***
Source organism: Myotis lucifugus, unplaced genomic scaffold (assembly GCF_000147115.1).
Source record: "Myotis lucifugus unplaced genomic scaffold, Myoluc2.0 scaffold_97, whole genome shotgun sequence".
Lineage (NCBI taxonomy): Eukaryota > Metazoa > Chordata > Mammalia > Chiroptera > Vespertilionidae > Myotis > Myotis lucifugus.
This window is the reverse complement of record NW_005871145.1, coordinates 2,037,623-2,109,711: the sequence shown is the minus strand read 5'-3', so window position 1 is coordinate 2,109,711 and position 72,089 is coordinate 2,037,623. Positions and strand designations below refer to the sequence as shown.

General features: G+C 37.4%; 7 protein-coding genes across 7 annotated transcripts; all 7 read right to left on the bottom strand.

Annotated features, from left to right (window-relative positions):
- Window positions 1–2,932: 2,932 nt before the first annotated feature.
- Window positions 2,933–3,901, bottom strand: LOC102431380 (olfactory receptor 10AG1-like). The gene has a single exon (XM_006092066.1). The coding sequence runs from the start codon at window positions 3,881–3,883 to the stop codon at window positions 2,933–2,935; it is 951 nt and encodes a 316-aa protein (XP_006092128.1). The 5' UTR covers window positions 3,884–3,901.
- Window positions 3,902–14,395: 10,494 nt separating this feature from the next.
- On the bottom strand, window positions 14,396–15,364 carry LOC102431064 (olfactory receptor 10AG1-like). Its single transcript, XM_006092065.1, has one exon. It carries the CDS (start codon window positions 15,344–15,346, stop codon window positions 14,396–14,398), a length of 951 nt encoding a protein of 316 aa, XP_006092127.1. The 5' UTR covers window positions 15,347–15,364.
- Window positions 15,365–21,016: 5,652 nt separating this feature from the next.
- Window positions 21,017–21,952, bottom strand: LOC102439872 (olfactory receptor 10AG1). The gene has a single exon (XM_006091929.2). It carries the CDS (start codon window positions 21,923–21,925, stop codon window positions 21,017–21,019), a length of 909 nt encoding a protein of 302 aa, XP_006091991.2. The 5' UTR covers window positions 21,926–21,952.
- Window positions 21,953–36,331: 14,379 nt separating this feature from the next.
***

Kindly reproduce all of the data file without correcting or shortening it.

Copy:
Source organism: Myotis lucifugus, unplaced genomic scaffold (assembly GCF_000147115.1).
Source record: "Myotis lucifugus unplaced genomic scaffold, Myoluc2.0 scaffold_97, whole genome shotgun sequence".
Lineage (NCBI taxonomy): Eukaryota > Metazoa > Chordata > Mammalia > Chiroptera > Vespertilionidae > Myotis > Myotis lucifugus.
This window is the reverse complement of record NW_005871145.1, coordinates 2,037,623-2,109,711: the sequence shown is the minus strand read 5'-3', so window position 1 is coordinate 2,109,711 and position 72,089 is coordinate 2,037,623. Positions and strand designations below refer to the sequence as shown.

General features: G+C 37.4%; 7 protein-coding genes across 7 annotated transcripts; all 7 read right to left on the bottom strand.

Annotated features, from left to right (window-relative positions):
- Window positions 1–2,932: 2,932 nt before the first annotated feature.
- Window positions 2,933–3,901, bottom strand: LOC102431380 (olfactory receptor 10AG1-like). The gene has a single exon (XM_006092066.1). The coding sequence runs from the start codon at window positions 3,881–3,883 to the stop codon at window positions 2,933–2,935; it is 951 nt and encodes a 316-aa protein (XP_006092128.1). The 5' UTR covers window positions 3,884–3,901.
- Window positions 3,902–14,395: 10,494 nt separating this feature from the next.
- On the bottom strand, window positions 14,396–15,364 carry LOC102431064 (olfactory receptor 10AG1-like). Its single transcript, XM_006092065.1, has one exon. It carries the CDS (start codon window positions 15,344–15,346, stop codon window positions 14,396–14,398), a length of 951 nt encoding a protein of 316 aa, XP_006092127.1. The 5' UTR covers window positions 15,347–15,364.
- Window positions 15,365–21,016: 5,652 nt separating this feature from the next.
- Window positions 21,017–21,952, bottom strand: LOC102439872 (olfactory receptor 10AG1). The gene has a single exon (XM_006091929.2). It carries the CDS (start codon window positions 21,923–21,925, stop codon window positions 21,017–21,019), a length of 909 nt encoding a protein of 302 aa, XP_006091991.2. The 5' UTR covers window positions 21,926–21,952.
- Window positions 21,953–36,331: 14,379 nt separating this feature from the next.